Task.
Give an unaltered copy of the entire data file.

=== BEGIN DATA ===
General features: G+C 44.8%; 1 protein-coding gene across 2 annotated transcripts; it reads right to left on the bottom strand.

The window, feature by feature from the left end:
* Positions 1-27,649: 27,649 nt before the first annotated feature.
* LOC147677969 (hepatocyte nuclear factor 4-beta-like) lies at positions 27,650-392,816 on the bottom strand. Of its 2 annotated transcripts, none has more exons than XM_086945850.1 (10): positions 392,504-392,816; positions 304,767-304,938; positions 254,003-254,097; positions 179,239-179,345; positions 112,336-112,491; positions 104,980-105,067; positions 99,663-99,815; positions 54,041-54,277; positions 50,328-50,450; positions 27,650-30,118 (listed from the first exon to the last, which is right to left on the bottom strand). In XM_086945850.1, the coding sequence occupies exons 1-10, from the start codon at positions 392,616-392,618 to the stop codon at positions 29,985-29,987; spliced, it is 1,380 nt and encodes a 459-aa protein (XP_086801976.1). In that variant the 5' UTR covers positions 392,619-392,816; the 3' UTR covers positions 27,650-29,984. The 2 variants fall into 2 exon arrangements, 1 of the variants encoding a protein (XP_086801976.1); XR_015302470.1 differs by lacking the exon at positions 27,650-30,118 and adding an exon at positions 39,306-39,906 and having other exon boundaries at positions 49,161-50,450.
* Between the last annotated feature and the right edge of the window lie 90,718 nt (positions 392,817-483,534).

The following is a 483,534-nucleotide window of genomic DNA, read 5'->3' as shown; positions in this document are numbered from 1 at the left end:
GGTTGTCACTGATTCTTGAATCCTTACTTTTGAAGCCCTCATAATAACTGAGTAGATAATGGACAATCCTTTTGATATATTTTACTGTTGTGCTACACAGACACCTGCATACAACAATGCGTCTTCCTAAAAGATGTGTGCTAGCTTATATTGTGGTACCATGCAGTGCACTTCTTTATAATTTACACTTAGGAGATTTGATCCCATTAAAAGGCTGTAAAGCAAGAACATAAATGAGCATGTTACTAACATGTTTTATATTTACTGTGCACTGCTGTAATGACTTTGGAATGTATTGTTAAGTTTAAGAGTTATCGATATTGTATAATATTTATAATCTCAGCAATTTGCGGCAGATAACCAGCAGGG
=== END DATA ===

General features: G+C 44.8%; 1 protein-coding gene across 2 annotated transcripts; it reads right to left on the bottom strand.

The window, feature by feature from the left end:
* Positions 1-27,649: 27,649 nt before the first annotated feature.
* LOC147677969 (hepatocyte nuclear factor 4-beta-like) lies at positions 27,650-392,816 on the bottom strand. Of its 2 annotated transcripts, none has more exons than XM_086945850.1 (10): positions 392,504-392,816; positions 304,767-304,938; positions 254,003-254,097; positions 179,239-179,345; positions 112,336-112,491; positions 104,980-105,067; positions 99,663-99,815; positions 54,041-54,277; positions 50,328-50,450; positions 27,650-30,118 (listed from the first exon to the last, which is right to left on the bottom strand). In XM_086945850.1, the coding sequence occupies exons 1-10, from the start codon at positions 392,616-392,618 to the stop codon at positions 29,985-29,987; spliced, it is 1,380 nt and encodes a 459-aa protein (XP_086801976.1). In that variant the 5' UTR covers positions 392,619-392,816; the 3' UTR covers positions 27,650-29,984. The 2 variants fall into 2 exon arrangements, 1 of the variants encoding a protein (XP_086801976.1); XR_015302470.1 differs by lacking the exon at positions 27,650-30,118 and adding an exon at positions 39,306-39,906 and having other exon boundaries at positions 49,161-50,450.
* Between the last annotated feature and the right edge of the window lie 90,718 nt (positions 392,817-483,534).

The following is a 483,534-nucleotide window of genomic DNA, read 5'->3' as shown; positions in this document are numbered from 1 at the left end:
GGTTGTCACTGATTCTTGAATCCTTACTTTTGAAGCCCTCATAATAACTGAGTAGATAATGGACAATCCTTTTGATATATTTTACTGTTGTGCTACACAGACACCTGCATACAACAATGCGTCTTCCTAAAAGATGTGTGCTAGCTTATATTGTGGTACCATGCAGTGCACTTCTTTATAATTTACACTTAGGAGATTTGATCCCATTAAAAGGCTGTAAAGCAAGAACATAAATGAGCATGTTACTAACATGTTTTATATTTACTGTGCACTGCTGTAATGACTTTGGAATGTATTGTTAAGTTTAAGAGTTATCGATATTGTATAATATTTATAATCTCAGCAATTTGCGGCAGATAACCAGCAGGG